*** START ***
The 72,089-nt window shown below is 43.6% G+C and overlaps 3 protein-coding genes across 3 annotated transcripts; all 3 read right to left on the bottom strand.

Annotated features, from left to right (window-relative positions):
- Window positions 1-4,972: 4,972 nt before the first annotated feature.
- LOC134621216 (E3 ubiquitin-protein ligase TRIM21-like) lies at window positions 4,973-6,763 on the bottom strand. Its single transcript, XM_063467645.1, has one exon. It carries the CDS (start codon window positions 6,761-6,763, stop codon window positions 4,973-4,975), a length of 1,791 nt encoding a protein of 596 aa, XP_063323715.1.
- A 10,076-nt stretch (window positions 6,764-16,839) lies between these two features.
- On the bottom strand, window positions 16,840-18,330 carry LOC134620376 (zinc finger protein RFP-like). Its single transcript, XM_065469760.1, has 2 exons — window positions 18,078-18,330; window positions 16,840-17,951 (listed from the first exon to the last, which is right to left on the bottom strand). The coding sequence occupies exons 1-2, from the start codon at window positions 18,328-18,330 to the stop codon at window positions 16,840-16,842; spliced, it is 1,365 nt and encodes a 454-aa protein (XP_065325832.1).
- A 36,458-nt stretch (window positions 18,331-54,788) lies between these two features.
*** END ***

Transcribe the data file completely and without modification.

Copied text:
The 72,089-nt window shown below is 43.6% G+C and overlaps 3 protein-coding genes across 3 annotated transcripts; all 3 read right to left on the bottom strand.

Annotated features, from left to right (window-relative positions):
- Window positions 1-4,972: 4,972 nt before the first annotated feature.
- LOC134621216 (E3 ubiquitin-protein ligase TRIM21-like) lies at window positions 4,973-6,763 on the bottom strand. Its single transcript, XM_063467645.1, has one exon. It carries the CDS (start codon window positions 6,761-6,763, stop codon window positions 4,973-4,975), a length of 1,791 nt encoding a protein of 596 aa, XP_063323715.1.
- A 10,076-nt stretch (window positions 6,764-16,839) lies between these two features.
- On the bottom strand, window positions 16,840-18,330 carry LOC134620376 (zinc finger protein RFP-like). Its single transcript, XM_065469760.1, has 2 exons — window positions 18,078-18,330; window positions 16,840-17,951 (listed from the first exon to the last, which is right to left on the bottom strand). The coding sequence occupies exons 1-2, from the start codon at window positions 18,328-18,330 to the stop codon at window positions 16,840-16,842; spliced, it is 1,365 nt and encodes a 454-aa protein (XP_065325832.1).
- A 36,458-nt stretch (window positions 18,331-54,788) lies between these two features.